I have recently had to get past my hermit like, anti-social tendencies to do a feature article. And I’m glad I did because I was able to write about something that really interests me (entrepreneurship) and combine it with something I want to do for a living (digital media).
So in the video below you’ll see me raving on about entrepreneurship and the glory of online start ups.
Note: When I rave, my accent tends to become grotesque and at times incomprehensible, so watch at your own peril.
Here are the links to Start Ups I mentioned in the video:
Voila: This is the article I spent days concocting, cutting and pasting bits and pieces, then frantically undoing the cutting and pasting until I stopped giving a shit and just submitted it.
It’s pretty damn long for a post so I encourage you to skim and just click on links.
Entrepreneurship Education Goes from Niche to Mainstream in Universities
Entrepreneurship students at UNSW
“The whole point of teaching entrepreneurship is to help students avoid some of the obvious mistakes, so they don’t have to fail quite as often or quite as fast” says Dr. Martin Bliemel, the director of the UNSW Centre of Innovation and Entrepreneurship. It might seem odd to think that creativity and inventive thinking can be taught but entrepreneurship education in Australia is steadily growing.
Dr. Bliemel’s insight into entrepreneurial education is certainly more reliable than most; after all, he has travelled the rocky road of entrepreneurship himself. Before joining UNSW from Simon Fraser University in Vancouver, Dr. Bliemel completed an MBA with a venture specialisation in 2002. He reflects that while he was studying he could tell that “some [students] wanted to get into start ups and entrepreneurship but at that time there was only one course in entrepreneurship in that entire MBA program”. Consequently his desire to “help other people commercialize their cool ideas” propelled him to start a business consulting company that assisted entrepreneurs with business plans, raising capital and financial modeling. According to Dr. Bliemel “Its only recently we’re starting to see education programs specialising in entrepreneurship”.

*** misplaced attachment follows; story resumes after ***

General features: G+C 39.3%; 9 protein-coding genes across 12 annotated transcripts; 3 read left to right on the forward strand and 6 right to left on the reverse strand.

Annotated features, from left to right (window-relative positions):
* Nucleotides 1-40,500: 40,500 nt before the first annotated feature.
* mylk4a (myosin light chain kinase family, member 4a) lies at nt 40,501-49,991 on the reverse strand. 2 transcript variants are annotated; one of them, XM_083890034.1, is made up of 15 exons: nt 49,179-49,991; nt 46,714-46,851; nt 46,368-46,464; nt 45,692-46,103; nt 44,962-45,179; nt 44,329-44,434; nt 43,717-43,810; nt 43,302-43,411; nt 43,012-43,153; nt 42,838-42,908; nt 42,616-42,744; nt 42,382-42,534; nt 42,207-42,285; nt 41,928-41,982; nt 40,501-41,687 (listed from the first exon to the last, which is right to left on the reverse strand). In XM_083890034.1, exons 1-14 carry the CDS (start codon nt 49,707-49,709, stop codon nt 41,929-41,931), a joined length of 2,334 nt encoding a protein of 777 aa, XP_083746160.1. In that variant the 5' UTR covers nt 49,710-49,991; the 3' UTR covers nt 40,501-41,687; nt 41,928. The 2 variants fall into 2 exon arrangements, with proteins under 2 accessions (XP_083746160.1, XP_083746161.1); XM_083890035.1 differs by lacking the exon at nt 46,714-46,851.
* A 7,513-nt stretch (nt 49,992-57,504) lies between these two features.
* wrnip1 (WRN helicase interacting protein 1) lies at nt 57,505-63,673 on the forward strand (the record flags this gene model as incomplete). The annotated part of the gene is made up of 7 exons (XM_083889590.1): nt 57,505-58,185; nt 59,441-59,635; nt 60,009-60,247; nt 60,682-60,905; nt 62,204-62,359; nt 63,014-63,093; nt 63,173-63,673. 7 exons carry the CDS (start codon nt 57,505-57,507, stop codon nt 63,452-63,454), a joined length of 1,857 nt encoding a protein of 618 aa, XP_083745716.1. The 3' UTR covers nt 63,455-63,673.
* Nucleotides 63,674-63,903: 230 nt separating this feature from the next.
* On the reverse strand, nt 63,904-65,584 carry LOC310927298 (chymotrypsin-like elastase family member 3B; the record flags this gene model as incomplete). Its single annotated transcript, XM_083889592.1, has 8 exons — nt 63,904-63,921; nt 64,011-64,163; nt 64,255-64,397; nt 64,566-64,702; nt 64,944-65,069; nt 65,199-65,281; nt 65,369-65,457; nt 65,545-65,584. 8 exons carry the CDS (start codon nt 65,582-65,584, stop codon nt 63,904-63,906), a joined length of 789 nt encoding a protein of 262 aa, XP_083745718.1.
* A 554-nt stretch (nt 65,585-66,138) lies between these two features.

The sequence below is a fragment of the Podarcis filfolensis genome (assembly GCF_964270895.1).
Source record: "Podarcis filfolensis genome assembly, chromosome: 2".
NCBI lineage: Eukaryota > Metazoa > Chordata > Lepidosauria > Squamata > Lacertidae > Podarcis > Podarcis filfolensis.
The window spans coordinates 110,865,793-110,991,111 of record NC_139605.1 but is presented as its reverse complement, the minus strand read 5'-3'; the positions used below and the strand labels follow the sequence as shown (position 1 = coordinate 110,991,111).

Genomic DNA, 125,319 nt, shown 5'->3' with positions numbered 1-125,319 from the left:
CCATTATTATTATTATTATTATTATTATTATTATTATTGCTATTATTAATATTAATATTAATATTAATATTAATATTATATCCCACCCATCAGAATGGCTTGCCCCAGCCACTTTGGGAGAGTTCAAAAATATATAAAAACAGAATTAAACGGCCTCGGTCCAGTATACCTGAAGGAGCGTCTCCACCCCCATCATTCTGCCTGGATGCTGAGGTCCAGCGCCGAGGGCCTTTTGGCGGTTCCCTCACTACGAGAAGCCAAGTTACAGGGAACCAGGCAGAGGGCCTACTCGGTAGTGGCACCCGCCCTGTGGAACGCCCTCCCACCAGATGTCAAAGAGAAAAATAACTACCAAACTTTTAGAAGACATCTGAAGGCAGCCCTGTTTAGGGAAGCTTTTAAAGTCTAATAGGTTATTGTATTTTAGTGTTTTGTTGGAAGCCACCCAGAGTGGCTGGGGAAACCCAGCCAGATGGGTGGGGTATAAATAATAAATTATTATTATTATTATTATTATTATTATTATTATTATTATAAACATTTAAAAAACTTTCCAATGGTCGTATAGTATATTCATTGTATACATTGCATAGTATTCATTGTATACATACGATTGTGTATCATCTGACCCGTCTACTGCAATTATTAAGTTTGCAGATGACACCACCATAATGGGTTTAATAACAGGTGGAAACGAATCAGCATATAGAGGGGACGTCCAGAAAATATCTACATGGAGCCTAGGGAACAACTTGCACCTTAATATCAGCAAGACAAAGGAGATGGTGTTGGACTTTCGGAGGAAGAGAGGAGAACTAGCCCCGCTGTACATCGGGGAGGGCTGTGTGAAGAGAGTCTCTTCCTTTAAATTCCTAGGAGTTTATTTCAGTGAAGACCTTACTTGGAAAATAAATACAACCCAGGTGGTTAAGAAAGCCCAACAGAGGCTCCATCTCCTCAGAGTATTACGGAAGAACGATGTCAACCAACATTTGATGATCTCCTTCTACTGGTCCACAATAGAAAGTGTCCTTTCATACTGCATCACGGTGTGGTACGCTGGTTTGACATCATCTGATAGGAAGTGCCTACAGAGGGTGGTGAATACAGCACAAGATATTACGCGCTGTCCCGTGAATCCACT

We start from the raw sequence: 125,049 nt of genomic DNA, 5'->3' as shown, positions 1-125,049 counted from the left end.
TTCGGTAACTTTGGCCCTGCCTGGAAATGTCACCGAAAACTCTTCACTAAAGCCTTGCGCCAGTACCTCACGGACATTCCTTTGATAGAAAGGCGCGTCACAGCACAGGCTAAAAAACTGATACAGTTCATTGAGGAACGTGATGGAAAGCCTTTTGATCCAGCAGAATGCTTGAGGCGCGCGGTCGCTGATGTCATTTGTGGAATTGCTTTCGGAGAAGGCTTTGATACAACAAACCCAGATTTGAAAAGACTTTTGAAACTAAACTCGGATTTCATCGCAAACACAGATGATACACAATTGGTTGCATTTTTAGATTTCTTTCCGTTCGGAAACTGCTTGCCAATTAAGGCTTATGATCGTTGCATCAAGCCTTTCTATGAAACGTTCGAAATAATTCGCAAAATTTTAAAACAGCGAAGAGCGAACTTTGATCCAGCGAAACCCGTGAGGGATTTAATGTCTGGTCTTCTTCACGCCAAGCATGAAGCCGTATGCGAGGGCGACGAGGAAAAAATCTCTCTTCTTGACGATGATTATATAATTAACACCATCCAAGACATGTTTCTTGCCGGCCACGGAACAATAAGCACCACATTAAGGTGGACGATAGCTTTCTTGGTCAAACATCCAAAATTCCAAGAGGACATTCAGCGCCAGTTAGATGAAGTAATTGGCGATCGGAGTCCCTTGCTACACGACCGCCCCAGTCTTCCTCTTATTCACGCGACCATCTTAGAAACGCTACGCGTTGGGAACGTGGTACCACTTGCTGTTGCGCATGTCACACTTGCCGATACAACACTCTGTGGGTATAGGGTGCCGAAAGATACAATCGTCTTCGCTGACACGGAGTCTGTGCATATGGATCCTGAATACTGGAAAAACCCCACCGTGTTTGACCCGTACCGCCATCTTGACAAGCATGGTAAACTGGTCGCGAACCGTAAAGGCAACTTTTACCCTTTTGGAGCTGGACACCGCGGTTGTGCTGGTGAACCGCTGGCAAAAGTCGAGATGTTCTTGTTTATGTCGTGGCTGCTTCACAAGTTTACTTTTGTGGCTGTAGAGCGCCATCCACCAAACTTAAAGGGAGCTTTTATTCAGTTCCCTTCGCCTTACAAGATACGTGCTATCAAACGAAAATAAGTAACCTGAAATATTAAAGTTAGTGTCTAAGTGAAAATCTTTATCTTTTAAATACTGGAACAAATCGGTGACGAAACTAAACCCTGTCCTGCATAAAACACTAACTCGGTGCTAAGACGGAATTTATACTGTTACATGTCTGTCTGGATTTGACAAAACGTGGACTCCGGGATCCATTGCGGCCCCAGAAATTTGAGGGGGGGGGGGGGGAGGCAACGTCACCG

UNSW’s Diploma in Innovation Management is one such program designed to filled this new niche in education. The undergraduate Diploma is offered in conjunction with students’ undergraduate degrees and spans three years. Those willing to tackle extra study for the diploma have their chance to learn the secrets of entrepreneurial trade before graduating. Only the extremely brave, dedicated and ambitious take on the challenge but even before being accepted in the course, they are subjected to CIE’s scrutinising eye and judged on the basis of past leadership and entrepreneurial skills, enthusiasm and academic achievement. The end result: a carefully chosen breed of motivated entrepreneur hopefuls. “The students are a lot more engaged and they learn a lot from each other. They’re not taking [the course] because they have to, they take it because they want to.” Dr. Bliemel says proudly.
According to CIE’s internal statistics 11% of students come from the College of Fine Arts, 14% are from the Faculty of Science, 24% are from the School of Business, 18% come from the Faculty of Social Science and 17% are from the Engineering Faculty. Dr. Bliemel says that there is also interest in the course from students in other universities. “They see that, ‘Oh my God, I wish we had that at our university’”.
What they might not be aware of is that entrepreneurship in education was being picked up as early as in 2004. According to the Journal of Asia Entrepreneurship and Sustainability, out of 39 Australian universities surveyed in 2004, 13 were offering entrepreneurship units in bachelor and masters programs, 8 offered bachelor programs in entrepreneurship with major or minor in entrepreneurship and 11 offered post graduate programs such as graduate certificate, diplomas or masters in entrepreneurship.